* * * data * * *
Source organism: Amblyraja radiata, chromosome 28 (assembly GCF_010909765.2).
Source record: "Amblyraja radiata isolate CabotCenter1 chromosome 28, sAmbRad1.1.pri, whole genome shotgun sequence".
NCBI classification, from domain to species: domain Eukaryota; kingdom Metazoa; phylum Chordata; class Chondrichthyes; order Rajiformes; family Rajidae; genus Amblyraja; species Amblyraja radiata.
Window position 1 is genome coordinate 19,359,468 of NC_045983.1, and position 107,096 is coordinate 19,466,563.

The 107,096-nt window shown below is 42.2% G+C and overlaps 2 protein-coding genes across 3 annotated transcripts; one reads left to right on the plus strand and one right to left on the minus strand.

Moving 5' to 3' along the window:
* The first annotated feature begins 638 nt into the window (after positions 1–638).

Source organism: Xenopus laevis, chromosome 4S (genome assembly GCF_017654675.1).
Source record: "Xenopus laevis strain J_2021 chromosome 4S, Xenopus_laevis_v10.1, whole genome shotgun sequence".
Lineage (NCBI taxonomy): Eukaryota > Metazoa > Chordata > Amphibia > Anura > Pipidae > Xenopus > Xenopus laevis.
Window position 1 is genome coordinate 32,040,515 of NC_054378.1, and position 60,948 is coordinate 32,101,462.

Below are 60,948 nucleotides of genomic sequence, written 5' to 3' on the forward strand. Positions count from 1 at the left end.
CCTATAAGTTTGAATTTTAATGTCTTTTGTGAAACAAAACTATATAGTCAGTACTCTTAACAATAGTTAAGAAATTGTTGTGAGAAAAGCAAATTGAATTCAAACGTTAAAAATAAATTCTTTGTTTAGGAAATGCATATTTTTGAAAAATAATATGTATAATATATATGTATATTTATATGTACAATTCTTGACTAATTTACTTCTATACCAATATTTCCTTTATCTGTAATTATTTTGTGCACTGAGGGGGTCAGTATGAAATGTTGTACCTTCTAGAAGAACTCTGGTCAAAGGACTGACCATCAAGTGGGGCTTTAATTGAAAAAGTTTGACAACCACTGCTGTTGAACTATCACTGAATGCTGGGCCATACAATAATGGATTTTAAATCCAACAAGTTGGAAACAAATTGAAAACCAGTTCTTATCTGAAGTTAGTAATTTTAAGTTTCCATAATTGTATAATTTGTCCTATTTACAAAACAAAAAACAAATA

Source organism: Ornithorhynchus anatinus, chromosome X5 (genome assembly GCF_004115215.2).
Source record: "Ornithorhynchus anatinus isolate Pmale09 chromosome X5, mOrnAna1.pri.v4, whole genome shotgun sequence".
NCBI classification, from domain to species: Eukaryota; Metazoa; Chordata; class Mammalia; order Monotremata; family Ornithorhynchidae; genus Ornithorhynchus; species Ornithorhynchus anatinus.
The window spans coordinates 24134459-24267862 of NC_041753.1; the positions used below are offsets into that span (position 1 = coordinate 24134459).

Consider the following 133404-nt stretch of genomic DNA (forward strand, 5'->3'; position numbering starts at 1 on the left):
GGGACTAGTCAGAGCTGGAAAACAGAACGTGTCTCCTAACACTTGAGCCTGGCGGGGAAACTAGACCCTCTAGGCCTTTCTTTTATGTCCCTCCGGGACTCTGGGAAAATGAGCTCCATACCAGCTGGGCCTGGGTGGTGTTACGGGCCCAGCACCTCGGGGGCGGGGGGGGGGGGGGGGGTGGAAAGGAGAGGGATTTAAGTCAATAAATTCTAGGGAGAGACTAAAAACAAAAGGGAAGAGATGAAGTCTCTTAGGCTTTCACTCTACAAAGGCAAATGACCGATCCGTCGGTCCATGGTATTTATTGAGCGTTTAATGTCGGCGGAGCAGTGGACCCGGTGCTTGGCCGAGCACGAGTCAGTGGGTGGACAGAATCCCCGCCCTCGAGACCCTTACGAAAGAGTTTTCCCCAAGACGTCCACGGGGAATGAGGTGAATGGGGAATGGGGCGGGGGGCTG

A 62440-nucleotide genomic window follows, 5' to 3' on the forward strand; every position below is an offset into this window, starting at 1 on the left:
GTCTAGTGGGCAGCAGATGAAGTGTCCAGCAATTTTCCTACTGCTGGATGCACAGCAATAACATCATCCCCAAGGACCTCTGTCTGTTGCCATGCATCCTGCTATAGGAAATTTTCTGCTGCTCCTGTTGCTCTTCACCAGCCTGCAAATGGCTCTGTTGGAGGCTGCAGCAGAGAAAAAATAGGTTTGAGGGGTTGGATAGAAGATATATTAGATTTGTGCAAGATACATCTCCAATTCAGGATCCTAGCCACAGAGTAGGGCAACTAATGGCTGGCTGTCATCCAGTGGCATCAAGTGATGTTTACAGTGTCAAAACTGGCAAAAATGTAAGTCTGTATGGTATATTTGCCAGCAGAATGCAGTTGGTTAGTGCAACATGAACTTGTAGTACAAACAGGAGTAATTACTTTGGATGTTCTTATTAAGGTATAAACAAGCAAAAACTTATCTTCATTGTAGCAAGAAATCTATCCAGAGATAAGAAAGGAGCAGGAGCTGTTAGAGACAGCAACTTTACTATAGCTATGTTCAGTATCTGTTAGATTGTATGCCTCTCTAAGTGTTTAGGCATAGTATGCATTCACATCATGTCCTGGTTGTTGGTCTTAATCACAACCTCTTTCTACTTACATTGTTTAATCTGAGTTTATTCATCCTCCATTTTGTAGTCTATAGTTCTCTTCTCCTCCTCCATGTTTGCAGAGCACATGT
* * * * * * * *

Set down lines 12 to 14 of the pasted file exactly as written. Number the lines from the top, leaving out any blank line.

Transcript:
Below are 60,948 nucleotides of genomic sequence, written 5' to 3' on the forward strand. Positions count from 1 at the left end.
CCTATAAGTTTGAATTTTAATGTCTTTTGTGAAACAAAACTATATAGTCAGTACTCTTAACAATAGTTAAGAAATTGTTGTGAGAAAAGCAAATTGAATTCAAACGTTAAAAATAAATTCTTTGTTTAGGAAATGCATATTTTTGAAAAATAATATGTATAATATATATGTATATTTATATGTACAATTCTTGACTAATTTACTTCTATACCAATATTTCCTTTATCTGTAATTATTTTGTGCACTGAGGGGGTCAGTATGAAATGTTGTACCTTCTAGAAGAACTCTGGTCAAAGGACTGACCATCAAGTGGGGCTTTAATTGAAAAAGTTTGACAACCACTGCTGTTGAACTATCACTGAATGCTGGGCCATACAATAATGGATTTTAAATCCAACAAGTTGGAAACAAATTGAAAACCAGTTCTTATCTGAAGTTAGTAATTTTAAGTTTCCATAATTGTATAATTTGTCCTATTTACAAAACAAAAAACAAATA

Source organism: Ornithorhynchus anatinus, chromosome X5 (genome assembly GCF_004115215.2).